Unreasonable demands stifle real environmental progress

Unreasonable demands stifle real environmental progress
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For a moment, ignore the all-encompassing, hyperpartisan rhetoric that’s filling your head these past few weeks and focus on real, everyday people. Do you (seriously) know anyone who wants dirty air and less-efficient vehicles? Corporate Average Fuel Economy, or CAFE, standards that mandate minimum levels of fuel efficiency in automobile fleets are used today to move us toward cleaner, more efficient vehicles. But when those standards are set at unreasonably strict levels, they can damage the environment and human health.

That’s why, once we are able to get past the politics, the Trump administration’s proposal to pull back from the 2012 CAFE standards actually will prove to be good for both human and environmental health.

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The Trump administration’s stated reason for proposing the Aug. 2 SAFE Vehicle Rule was to “increase vehicle affordability, leading to increased driving of newer, safer, more efficient and cleaner vehicles.” In my Sept. 25 testimony at the Environmental Protection Agency (EPA) and National Highway Traffic Safety Administration (NHTSA) public hearing on the rule, I agreed with that goal, saying, “All regulatory agencies should recognize the need to balance the social, environmental and economic impacts of their actions.”

This proposed 50-state rule manages to balance environmental and economic realities by pausing mandated emissions reductions at the 2020 level of 37 mpg. It still requires improved fuel efficiency and reduced emissions — compared to today’s efficiency ratings — while emphasizing the importance of “safety, economics, technology, fuel conservation and pollution reduction.”

But the rule is a clear move away from the 2012 CAFE standards that were put in place by the Obama administration’s EPA. The 2012 standard effectively doubled the fuel efficiency requirements for American automobile manufacturers and mandated that new cars have an average fuel efficiency of 54.5 miles per gallon by the year 2025.

Demanding higher fuel efficiencies may seem like a great idea; after all, as noted above, Americans want cleaner air and more efficient cars. At the same time, they want those cars to be affordable. But the EPA and Department of Transportation have reported that the 2012 mandates would add massive costs to the U.S. economy and actually put more people at risk of being injured or killed in traffic accidents.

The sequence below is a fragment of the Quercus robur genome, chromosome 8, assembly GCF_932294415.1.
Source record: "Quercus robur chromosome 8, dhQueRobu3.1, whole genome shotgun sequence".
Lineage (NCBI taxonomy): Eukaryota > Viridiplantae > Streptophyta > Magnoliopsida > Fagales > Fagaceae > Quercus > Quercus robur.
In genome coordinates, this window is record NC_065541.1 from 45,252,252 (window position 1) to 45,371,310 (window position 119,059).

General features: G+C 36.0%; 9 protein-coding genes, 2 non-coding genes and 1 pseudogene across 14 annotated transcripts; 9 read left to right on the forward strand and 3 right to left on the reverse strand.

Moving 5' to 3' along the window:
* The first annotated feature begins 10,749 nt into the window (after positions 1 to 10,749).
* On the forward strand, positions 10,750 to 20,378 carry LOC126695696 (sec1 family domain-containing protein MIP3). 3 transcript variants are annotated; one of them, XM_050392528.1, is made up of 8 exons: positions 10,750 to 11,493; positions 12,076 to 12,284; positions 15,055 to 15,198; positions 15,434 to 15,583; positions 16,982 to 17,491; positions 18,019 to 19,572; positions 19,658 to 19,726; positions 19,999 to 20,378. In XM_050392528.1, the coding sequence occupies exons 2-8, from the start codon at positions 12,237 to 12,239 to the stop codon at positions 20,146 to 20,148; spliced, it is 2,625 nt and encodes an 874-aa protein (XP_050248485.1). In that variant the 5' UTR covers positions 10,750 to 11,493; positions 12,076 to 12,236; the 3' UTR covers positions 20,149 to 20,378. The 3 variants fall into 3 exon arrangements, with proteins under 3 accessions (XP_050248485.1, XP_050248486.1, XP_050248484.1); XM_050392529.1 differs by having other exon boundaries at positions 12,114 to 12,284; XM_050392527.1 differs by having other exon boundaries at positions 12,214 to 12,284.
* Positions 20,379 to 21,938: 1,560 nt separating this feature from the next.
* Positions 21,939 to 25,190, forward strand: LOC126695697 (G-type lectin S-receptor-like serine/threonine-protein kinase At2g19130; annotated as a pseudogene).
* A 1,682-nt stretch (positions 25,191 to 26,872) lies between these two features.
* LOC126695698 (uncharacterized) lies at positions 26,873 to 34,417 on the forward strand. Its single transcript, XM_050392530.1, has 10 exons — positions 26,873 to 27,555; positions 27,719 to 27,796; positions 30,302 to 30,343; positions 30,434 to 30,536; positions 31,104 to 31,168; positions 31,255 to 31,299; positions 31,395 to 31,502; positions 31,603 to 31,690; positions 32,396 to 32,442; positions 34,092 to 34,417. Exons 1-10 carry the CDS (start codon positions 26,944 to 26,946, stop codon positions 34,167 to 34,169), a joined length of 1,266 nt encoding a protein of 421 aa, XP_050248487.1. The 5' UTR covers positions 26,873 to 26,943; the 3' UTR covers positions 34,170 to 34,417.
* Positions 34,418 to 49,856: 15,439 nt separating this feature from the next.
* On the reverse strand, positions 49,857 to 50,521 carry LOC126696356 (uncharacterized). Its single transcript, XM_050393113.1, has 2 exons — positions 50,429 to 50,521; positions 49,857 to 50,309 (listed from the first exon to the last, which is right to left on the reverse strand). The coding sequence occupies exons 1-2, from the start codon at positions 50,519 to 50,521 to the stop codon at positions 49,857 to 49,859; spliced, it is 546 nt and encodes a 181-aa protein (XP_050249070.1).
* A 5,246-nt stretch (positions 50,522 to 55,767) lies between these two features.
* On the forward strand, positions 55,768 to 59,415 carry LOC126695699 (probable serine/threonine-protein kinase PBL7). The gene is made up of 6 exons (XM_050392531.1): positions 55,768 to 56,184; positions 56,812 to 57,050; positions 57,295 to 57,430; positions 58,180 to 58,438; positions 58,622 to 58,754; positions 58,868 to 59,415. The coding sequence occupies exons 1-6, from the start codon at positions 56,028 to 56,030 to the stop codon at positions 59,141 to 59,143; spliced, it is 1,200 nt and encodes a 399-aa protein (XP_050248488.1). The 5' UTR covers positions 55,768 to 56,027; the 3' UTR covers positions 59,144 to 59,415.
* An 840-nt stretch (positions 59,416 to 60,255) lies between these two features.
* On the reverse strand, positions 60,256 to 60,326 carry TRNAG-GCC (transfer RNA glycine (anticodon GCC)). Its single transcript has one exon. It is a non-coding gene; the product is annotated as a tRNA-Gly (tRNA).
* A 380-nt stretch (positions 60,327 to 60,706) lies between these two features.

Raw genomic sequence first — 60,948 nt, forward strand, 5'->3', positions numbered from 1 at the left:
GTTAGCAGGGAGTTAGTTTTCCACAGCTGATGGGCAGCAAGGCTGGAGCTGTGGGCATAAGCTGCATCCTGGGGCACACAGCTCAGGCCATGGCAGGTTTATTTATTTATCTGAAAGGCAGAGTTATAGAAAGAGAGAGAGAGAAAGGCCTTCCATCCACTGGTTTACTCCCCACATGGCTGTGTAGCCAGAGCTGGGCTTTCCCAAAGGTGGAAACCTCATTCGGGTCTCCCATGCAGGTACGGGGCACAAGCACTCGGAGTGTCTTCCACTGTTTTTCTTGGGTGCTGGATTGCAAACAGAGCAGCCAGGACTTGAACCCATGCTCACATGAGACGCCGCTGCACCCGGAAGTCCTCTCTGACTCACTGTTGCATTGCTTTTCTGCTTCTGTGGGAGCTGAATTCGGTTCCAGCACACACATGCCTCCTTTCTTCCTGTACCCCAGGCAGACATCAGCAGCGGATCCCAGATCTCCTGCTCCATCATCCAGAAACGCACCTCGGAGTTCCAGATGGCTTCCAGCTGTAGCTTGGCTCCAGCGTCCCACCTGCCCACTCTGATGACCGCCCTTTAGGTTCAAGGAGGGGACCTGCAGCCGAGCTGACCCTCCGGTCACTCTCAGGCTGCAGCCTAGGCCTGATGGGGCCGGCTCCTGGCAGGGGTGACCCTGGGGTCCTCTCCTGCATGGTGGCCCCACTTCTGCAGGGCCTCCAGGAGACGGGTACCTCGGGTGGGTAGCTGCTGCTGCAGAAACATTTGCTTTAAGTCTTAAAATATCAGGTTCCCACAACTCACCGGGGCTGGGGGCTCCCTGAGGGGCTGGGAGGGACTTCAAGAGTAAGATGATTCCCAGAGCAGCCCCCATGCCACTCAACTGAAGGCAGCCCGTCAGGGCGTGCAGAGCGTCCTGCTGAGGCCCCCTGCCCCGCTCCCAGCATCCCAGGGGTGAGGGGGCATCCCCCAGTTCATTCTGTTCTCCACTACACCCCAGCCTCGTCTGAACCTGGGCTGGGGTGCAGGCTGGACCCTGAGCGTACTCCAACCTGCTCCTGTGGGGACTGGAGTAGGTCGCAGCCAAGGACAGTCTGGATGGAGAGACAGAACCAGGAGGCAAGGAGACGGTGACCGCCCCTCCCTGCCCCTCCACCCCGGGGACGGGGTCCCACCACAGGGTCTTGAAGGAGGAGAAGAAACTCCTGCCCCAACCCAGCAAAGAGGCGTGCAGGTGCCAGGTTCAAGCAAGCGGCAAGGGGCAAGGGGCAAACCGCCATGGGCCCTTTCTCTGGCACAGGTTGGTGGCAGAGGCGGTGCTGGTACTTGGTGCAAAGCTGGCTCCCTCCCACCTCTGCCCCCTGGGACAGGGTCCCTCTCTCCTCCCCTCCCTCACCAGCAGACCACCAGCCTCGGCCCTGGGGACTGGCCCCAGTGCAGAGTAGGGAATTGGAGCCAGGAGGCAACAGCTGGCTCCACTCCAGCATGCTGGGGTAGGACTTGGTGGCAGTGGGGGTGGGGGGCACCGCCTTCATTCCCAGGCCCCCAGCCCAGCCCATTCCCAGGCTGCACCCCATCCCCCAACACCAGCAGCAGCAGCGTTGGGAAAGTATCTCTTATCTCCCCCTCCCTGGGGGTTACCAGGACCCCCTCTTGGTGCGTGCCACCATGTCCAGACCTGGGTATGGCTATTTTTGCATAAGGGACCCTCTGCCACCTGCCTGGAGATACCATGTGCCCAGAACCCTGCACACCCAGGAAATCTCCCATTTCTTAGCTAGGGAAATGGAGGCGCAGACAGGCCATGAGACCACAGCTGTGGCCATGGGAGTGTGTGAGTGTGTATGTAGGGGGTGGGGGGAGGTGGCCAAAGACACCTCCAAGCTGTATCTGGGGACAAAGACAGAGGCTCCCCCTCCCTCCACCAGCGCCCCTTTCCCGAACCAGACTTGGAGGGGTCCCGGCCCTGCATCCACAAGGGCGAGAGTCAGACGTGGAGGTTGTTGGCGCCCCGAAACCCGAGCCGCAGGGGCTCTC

EPA and NHTSA information indicates that the proposed SAFE Vehicles Rule would save more than $500 billion “in societal costs over the lifetimes of vehicles through model year 2029.” The rule also would reduce the price of new vehicles by an average of $2,340 and could reduce the number of traffic fatalities — caused by collisions of smaller, lighter cars with heavier SUVs and trucks — by over 12,700. More than 1,000 lives saved per year.

Some critics have claimed that the crash fatality projections are not realistic. But even if we wholly ignore that line of argument, we still should recognize that CAFE standards originally were meant to address a now-nonexistent problem of dwindling fuel supplies. With the advent and widespread use of fracking technologies, the U.S. is no longer at the mercy of world oil markets. The U.S. produces over 10 million barrels of crude oil per day, and the gasoline shortages and gas station lines of the 1970s are a distant memory.

Critics of the new rule will argue that this is no solution because more oil and gas just means more driving miles and, in turn, increased pollution and greenhouse gas emissions. But EPA numbers also show that, whether we keep the 2012 standard or move forward with the proposed SAFE Vehicle Rule, there will be “no noticeable impact” on overall emissions of what are known as “criteria air pollutants” — particulate matter, ozone, carbon monoxide, sulfur and nitrogen dioxides and lead.

Additionally, moving ahead with the proposed standard would only result in a 0.08 percent increase in atmospheric CO2 levels by 2100, which would equate to a temperature increase of 0.003 degrees Celsius. We can’t even reliably measure that temperature change with current thermometers.

We all want a greener, cleaner environment. We all want more efficient and affordable transportation. But, reaching back to my testimony at the EPA/NHTSA hearing, we have to recognize that “at some point, the endless press for ever-stricter environmental regulation actually harms consumers and the environment. But reasonable regulations can balance environmental, social and economic pressures.”

Jason Hayes is director of environmental policy for the Mackinac Center for Public Policy, an educational and research organization based in Midland, Michigan. Follow him on Twitter @jasonthayes.